Funny how that wasn’t a problem in the office, right? Well, no, not really. We’re at home, surrounded by mirrors that we wouldn’t otherwise notice. We’re constantly checking our appearance (whether good or bad).

It all adds up to torture. Body checking is a self-torture, and it’s just not helping.

Every mirror is slightly different. At one time or another, most of us have found “the one”. Not our soulmate, but the mirror that makes us look a little taller, a little slimmer. Which goes to show how unhelpful and inaccurate these images can be.

Mirrors, photos, videos – they’re all just representations. They’re not a true reflection of our bodies, and they’re often warped by our perceptions. So stop checking.

The more you check, the more you’ll see. Look less, and focus less on the things that make you unhappy. Instead, think about what you can do to make yourself feel like you never have to check.

 

#4 – Focus on What You Can Control

We can’t control COVID. We can’t control how our body already looks. But we can stop it there. We can take back control and refuse to let ourselves get any softer or creakier.

There are plenty of positive behaviours that are just as controllable as they ever were. Diet, exercise, taking time for self-care and your skin routine. You can control how much sleep you get and how often you speak to your friends.

These are all things that can’t be taken away from us, but our lockdown bodies are making us feel apathetic towards.

In fact, each time you do something positive for yourself, your body will reward you with a little boost of dopamine. That hit of dopamine through your system then motivates you to repeat those positive actions, making them easier and helping you to build healthy habits.

 

#5 – Walk Before You Run

Person's feet in trainers, bare legs, ascending stairs

Unfortunately, we don’t all have the luxury of a home gym or expensive exercise equipment. True, many of us have an exercise bike gathering dust in a spare room, but you don’t need fancy equipment to make changes.

Physiology is psychology. Just moving, something as simple as going for a walk, changes the chemistry in your brain and your body to pull you out of cycles of stress. So stick your headphones in and get outside.

Go for a stroll and work your way up to more strenuous exercise. Start lengthening your walks once you’re feeling up to it. Or you could try changing your route to something more hilly and challenging.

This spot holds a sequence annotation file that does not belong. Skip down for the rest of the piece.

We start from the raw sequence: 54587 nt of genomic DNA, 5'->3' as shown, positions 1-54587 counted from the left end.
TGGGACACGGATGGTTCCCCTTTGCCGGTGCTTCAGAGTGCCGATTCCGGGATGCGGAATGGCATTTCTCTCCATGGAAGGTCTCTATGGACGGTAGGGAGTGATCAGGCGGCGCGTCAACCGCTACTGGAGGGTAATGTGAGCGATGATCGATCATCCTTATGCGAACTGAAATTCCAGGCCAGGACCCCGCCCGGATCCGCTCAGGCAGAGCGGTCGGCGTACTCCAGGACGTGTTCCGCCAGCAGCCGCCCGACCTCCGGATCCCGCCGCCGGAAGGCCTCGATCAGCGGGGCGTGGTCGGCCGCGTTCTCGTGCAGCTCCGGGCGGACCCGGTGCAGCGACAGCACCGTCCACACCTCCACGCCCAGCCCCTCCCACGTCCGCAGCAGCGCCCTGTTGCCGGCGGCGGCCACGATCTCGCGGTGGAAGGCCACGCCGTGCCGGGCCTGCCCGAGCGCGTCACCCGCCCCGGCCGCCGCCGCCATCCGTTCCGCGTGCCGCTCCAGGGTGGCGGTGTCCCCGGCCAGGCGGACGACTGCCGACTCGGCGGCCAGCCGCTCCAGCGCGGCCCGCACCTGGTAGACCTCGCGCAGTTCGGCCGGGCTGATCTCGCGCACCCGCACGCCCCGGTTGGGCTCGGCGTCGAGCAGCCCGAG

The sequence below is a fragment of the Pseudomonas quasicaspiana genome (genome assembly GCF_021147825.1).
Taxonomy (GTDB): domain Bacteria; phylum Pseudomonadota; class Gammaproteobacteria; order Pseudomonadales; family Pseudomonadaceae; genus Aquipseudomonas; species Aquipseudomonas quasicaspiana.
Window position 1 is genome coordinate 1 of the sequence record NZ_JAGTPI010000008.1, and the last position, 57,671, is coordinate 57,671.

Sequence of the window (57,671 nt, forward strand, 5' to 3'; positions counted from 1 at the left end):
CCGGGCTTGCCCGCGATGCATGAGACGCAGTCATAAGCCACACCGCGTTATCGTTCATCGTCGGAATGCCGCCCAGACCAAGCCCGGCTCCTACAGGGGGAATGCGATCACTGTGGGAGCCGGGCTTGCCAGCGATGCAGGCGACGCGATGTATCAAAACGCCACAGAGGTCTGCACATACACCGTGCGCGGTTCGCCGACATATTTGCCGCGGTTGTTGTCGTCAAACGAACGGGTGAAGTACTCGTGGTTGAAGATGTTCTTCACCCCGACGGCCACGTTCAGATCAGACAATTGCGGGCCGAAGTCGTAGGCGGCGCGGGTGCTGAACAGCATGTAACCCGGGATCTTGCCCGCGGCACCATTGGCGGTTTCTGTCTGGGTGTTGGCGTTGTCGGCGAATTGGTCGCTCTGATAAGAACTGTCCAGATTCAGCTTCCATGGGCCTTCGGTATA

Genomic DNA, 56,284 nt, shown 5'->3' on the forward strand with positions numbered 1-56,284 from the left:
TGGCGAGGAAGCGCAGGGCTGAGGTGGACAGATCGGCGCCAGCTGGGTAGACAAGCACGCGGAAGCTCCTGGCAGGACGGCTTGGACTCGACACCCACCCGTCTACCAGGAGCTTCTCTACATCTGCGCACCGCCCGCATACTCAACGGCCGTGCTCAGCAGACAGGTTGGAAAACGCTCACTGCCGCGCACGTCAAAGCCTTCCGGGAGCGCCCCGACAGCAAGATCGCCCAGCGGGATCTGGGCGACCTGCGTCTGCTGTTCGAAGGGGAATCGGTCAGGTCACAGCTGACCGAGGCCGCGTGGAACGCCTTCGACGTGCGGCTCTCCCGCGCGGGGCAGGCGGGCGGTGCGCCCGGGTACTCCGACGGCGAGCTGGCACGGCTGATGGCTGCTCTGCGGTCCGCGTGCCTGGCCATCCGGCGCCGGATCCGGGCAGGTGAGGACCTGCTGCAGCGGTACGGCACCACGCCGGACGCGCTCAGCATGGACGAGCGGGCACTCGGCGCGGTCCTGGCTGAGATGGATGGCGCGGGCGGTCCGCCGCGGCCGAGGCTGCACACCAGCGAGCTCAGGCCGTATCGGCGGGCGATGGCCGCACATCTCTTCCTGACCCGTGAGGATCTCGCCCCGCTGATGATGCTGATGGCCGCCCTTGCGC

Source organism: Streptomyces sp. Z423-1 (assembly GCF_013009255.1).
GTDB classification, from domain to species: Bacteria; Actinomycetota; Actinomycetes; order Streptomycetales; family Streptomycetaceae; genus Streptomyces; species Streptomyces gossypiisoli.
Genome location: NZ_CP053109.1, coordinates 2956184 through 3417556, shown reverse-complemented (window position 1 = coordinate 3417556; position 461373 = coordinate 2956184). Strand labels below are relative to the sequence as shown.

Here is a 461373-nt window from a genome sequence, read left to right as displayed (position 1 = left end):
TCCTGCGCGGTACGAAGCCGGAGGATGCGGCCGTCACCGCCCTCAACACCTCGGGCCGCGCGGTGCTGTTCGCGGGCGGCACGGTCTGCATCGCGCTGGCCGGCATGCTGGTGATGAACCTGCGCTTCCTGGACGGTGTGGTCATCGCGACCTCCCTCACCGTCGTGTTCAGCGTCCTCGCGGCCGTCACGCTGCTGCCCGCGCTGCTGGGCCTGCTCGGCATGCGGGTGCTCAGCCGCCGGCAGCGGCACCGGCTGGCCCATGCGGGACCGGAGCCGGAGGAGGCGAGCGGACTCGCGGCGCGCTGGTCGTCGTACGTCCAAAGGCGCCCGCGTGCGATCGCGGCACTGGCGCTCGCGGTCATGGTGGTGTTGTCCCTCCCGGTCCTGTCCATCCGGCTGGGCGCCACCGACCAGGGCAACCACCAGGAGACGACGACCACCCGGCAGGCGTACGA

Once walking feels comfortable, keep pushing and keep going. Shift it to a gentle jog to begin with, and eventually you can switch it up to a run. Running strengthens all the right areas of your body and keeps you mobile without the need for any skill or equipment.

When running doesn’t feel like it’s enough, add in a home workout or some strength training – even if you start with a couple of tins of Heinz as your weights!

It’s all movement, it’s all growth, and it’s all progress to taking yourself out of that lockdown body mindset and improving your physical fitness. Push through when it gets tough, because the results will be worth it.

 

#6 Bonus Tip – Forget Instant Gratification

We live in a world where next day delivery is the norm. Hell, even same day delivery. We expect to see instant results, but easily forget that the human body doesn’t work that way.

Your lockdown body likely crept up on you. Those first few weeks stuck at home? Not so bad, eh? Work in your pyjamas, eat what you like, get up when you please without the chore of a morning routine.

Then, gradually, we all noticed that it wasn’t quite so fun any more. We missed the structure and the socialising of going to work. Our home offices and kitchen tables began to be the source of our aching backs, and our pyjamas didn’t seem so comfy.

Getting away from the lockdown body – both mentally and physically – will be just as gradual. Not seeing instant results doesn’t mean you’ve failed and should give up. It means you’re progressing, and progress comes in much smaller increments.

But those increments will still add up, with a little patience.

Remember why you’re doing this. When you’re feeling down about not seeing change as quickly as you’d like, remember that it took time to get to the point where you’d had enough. It’ll take that again, and even when progress is slow, it’s still progress. It’s better than where you started.